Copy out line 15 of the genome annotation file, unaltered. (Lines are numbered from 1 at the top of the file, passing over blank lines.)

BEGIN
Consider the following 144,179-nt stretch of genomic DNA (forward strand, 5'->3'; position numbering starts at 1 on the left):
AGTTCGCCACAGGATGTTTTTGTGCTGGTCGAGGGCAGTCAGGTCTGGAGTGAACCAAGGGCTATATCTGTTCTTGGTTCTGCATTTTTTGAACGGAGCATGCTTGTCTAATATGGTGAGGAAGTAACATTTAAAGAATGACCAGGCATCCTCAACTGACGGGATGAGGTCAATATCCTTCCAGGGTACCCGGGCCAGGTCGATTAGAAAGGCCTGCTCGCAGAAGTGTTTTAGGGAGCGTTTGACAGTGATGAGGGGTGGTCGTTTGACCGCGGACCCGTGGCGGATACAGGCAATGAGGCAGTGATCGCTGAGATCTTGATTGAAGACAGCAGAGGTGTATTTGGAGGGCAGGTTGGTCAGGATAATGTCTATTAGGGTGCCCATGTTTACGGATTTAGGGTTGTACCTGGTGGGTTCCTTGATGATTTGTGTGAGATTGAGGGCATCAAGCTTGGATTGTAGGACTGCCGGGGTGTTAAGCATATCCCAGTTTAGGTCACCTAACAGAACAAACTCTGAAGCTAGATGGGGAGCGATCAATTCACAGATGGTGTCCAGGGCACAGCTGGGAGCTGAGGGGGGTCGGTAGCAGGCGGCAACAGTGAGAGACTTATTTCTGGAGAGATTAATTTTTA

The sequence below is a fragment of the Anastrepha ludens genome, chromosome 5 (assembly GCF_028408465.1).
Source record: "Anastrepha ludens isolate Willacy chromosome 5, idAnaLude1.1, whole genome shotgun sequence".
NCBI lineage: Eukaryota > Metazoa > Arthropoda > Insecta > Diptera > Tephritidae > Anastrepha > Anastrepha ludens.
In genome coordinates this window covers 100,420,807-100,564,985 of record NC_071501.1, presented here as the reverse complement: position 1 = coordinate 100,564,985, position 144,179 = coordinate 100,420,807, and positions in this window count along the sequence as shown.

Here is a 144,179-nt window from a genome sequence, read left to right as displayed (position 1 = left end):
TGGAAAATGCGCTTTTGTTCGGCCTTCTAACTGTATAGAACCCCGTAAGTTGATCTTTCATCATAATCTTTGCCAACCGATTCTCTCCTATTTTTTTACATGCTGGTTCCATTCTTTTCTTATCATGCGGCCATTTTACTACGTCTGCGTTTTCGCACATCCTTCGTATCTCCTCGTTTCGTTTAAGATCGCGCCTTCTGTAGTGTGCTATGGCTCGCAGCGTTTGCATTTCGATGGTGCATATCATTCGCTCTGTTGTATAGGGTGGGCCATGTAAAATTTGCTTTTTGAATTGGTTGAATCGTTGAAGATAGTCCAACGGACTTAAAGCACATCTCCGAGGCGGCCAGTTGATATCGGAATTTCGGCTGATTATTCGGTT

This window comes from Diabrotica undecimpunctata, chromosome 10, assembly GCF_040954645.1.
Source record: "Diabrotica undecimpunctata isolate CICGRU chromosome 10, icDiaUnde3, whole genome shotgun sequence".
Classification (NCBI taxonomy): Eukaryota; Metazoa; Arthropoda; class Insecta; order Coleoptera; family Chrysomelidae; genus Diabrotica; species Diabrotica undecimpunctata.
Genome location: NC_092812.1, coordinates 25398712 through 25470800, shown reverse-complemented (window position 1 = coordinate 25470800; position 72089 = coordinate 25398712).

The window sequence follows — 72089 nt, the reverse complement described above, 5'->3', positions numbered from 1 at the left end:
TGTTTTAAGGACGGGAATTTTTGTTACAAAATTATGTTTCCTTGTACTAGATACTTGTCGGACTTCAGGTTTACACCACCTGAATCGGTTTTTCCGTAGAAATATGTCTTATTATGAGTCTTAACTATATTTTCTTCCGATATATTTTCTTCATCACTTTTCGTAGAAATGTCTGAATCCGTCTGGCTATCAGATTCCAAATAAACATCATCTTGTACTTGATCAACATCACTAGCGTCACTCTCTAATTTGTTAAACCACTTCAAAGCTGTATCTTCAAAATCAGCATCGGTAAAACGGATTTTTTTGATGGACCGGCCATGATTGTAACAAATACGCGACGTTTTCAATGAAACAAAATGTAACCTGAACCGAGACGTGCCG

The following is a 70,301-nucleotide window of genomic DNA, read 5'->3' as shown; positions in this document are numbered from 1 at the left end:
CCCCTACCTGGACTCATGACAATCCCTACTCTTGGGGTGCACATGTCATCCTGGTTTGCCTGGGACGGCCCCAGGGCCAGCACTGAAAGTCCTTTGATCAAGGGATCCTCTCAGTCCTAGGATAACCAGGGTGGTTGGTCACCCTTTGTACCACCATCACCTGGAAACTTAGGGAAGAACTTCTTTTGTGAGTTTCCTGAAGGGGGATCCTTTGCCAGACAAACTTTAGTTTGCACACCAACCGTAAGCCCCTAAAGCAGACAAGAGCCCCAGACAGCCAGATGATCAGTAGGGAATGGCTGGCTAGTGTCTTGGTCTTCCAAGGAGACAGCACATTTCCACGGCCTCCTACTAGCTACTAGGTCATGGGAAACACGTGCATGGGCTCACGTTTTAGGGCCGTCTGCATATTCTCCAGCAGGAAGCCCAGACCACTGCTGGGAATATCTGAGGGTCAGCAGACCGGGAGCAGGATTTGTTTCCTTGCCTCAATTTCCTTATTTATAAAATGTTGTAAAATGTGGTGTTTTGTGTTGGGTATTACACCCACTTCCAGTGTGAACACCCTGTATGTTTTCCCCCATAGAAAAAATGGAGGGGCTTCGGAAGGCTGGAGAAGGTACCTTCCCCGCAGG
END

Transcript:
The following is a 70,301-nucleotide window of genomic DNA, read 5'->3' as shown; positions in this document are numbered from 1 at the left end: